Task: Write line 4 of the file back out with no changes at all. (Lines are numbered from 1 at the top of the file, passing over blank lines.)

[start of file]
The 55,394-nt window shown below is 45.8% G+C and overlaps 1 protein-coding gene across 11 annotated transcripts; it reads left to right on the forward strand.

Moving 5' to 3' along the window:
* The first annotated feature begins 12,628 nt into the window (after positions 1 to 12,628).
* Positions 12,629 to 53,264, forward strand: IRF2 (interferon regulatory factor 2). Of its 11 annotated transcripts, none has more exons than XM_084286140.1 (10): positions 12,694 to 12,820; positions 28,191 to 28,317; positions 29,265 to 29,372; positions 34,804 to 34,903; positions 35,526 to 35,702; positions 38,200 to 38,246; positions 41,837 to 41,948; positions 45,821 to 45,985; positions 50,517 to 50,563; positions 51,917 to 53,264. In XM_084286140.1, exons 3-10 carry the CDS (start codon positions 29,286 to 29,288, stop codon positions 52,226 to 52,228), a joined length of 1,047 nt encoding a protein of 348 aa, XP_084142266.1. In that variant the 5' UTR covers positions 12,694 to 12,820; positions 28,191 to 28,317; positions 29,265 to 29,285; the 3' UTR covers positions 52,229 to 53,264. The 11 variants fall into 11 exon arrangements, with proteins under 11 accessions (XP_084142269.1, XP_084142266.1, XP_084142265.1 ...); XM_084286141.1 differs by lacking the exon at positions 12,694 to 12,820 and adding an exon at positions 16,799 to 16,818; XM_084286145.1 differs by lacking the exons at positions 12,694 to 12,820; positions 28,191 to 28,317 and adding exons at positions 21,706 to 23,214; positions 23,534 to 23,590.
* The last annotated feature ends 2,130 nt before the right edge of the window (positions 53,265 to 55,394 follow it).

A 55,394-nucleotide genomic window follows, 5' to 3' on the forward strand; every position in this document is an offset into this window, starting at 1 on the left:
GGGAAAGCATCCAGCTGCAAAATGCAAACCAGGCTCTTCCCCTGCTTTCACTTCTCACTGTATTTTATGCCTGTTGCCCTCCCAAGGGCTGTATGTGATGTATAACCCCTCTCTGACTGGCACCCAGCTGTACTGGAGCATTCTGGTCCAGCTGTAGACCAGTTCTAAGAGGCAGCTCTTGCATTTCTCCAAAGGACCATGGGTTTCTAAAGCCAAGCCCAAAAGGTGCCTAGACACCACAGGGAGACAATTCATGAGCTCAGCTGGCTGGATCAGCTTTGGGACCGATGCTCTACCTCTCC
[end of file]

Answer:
* Positions 12,629 to 53,264, forward strand: IRF2 (interferon regulatory factor 2). Of its 11 annotated transcripts, none has more exons than XM_084286140.1 (10): positions 12,694 to 12,820; positions 28,191 to 28,317; positions 29,265 to 29,372; positions 34,804 to 34,903; positions 35,526 to 35,702; positions 38,200 to 38,246; positions 41,837 to 41,948; positions 45,821 to 45,985; positions 50,517 to 50,563; positions 51,917 to 53,264. In XM_084286140.1, exons 3-10 carry the CDS (start codon positions 29,286 to 29,288, stop codon positions 52,226 to 52,228), a joined length of 1,047 nt encoding a protein of 348 aa, XP_084142266.1. In that variant the 5' UTR covers positions 12,694 to 12,820; positions 28,191 to 28,317; positions 29,265 to 29,285; the 3' UTR covers positions 52,229 to 53,264. The 11 variants fall into 11 exon arrangements, with proteins under 11 accessions (XP_084142269.1, XP_084142266.1, XP_084142265.1 ...); XM_084286141.1 differs by lacking the exon at positions 12,694 to 12,820 and adding an exon at positions 16,799 to 16,818; XM_084286145.1 differs by lacking the exons at positions 12,694 to 12,820; positions 28,191 to 28,317 and adding exons at positions 21,706 to 23,214; positions 23,534 to 23,590.